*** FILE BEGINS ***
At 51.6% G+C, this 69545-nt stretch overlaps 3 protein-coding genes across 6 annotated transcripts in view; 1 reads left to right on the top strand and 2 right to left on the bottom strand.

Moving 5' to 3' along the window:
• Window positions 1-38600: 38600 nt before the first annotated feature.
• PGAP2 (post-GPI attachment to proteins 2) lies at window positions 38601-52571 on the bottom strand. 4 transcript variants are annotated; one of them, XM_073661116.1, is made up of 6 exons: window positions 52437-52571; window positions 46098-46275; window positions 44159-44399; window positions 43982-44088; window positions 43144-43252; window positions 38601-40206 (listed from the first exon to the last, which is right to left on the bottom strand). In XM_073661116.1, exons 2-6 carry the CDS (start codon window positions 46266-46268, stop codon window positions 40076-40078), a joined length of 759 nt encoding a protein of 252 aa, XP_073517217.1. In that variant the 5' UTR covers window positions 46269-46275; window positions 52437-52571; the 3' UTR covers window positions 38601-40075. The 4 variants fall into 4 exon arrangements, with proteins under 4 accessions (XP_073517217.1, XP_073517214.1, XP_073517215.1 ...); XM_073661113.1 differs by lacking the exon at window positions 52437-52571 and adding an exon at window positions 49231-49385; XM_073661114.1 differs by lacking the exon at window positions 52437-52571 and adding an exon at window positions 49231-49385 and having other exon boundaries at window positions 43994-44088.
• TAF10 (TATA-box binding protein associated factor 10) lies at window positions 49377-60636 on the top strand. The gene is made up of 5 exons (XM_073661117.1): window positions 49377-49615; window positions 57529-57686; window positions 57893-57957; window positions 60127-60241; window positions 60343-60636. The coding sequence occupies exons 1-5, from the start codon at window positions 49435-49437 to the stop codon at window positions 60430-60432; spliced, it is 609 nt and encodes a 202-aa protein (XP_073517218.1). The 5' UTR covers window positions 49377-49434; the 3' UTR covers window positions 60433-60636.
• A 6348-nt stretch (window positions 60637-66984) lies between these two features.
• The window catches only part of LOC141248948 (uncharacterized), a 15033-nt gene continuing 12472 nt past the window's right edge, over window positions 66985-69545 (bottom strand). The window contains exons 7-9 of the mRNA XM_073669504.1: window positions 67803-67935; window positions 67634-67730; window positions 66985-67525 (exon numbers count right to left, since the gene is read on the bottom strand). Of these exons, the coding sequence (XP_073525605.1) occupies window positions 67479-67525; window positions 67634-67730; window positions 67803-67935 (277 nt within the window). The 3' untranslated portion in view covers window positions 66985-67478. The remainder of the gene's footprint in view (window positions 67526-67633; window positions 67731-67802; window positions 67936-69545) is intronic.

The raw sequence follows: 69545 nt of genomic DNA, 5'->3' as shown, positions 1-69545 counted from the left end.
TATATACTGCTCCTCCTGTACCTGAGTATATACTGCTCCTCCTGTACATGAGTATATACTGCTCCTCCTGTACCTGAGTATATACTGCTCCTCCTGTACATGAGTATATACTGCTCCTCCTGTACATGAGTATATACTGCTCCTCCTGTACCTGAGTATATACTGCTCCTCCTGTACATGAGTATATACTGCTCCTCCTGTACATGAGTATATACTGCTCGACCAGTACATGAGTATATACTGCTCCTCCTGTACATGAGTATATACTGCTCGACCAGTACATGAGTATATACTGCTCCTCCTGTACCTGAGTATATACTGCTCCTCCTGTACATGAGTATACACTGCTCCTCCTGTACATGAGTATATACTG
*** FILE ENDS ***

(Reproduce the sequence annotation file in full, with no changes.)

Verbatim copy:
At 51.6% G+C, this 69545-nt stretch overlaps 3 protein-coding genes across 6 annotated transcripts in view; 1 reads left to right on the top strand and 2 right to left on the bottom strand.

Moving 5' to 3' along the window:
• Window positions 1-38600: 38600 nt before the first annotated feature.
• PGAP2 (post-GPI attachment to proteins 2) lies at window positions 38601-52571 on the bottom strand. 4 transcript variants are annotated; one of them, XM_073661116.1, is made up of 6 exons: window positions 52437-52571; window positions 46098-46275; window positions 44159-44399; window positions 43982-44088; window positions 43144-43252; window positions 38601-40206 (listed from the first exon to the last, which is right to left on the bottom strand). In XM_073661116.1, exons 2-6 carry the CDS (start codon window positions 46266-46268, stop codon window positions 40076-40078), a joined length of 759 nt encoding a protein of 252 aa, XP_073517217.1. In that variant the 5' UTR covers window positions 46269-46275; window positions 52437-52571; the 3' UTR covers window positions 38601-40075. The 4 variants fall into 4 exon arrangements, with proteins under 4 accessions (XP_073517217.1, XP_073517214.1, XP_073517215.1 ...); XM_073661113.1 differs by lacking the exon at window positions 52437-52571 and adding an exon at window positions 49231-49385; XM_073661114.1 differs by lacking the exon at window positions 52437-52571 and adding an exon at window positions 49231-49385 and having other exon boundaries at window positions 43994-44088.
• TAF10 (TATA-box binding protein associated factor 10) lies at window positions 49377-60636 on the top strand. The gene is made up of 5 exons (XM_073661117.1): window positions 49377-49615; window positions 57529-57686; window positions 57893-57957; window positions 60127-60241; window positions 60343-60636. The coding sequence occupies exons 1-5, from the start codon at window positions 49435-49437 to the stop codon at window positions 60430-60432; spliced, it is 609 nt and encodes a 202-aa protein (XP_073517218.1). The 5' UTR covers window positions 49377-49434; the 3' UTR covers window positions 60433-60636.
• A 6348-nt stretch (window positions 60637-66984) lies between these two features.
• The window catches only part of LOC141248948 (uncharacterized), a 15033-nt gene continuing 12472 nt past the window's right edge, over window positions 66985-69545 (bottom strand). The window contains exons 7-9 of the mRNA XM_073669504.1: window positions 67803-67935; window positions 67634-67730; window positions 66985-67525 (exon numbers count right to left, since the gene is read on the bottom strand). Of these exons, the coding sequence (XP_073525605.1) occupies window positions 67479-67525; window positions 67634-67730; window positions 67803-67935 (277 nt within the window). The 3' untranslated portion in view covers window positions 66985-67478. The remainder of the gene's footprint in view (window positions 67526-67633; window positions 67731-67802; window positions 67936-69545) is intronic.

The raw sequence follows: 69545 nt of genomic DNA, 5'->3' as shown, positions 1-69545 counted from the left end.
TATATACTGCTCCTCCTGTACCTGAGTATATACTGCTCCTCCTGTACATGAGTATATACTGCTCCTCCTGTACCTGAGTATATACTGCTCCTCCTGTACATGAGTATATACTGCTCCTCCTGTACATGAGTATATACTGCTCCTCCTGTACCTGAGTATATACTGCTCCTCCTGTACATGAGTATATACTGCTCCTCCTGTACATGAGTATATACTGCTCGACCAGTACATGAGTATATACTGCTCCTCCTGTACATGAGTATATACTGCTCGACCAGTACATGAGTATATACTGCTCCTCCTGTACCTGAGTATATACTGCTCCTCCTGTACATGAGTATACACTGCTCCTCCTGTACATGAGTATATACTG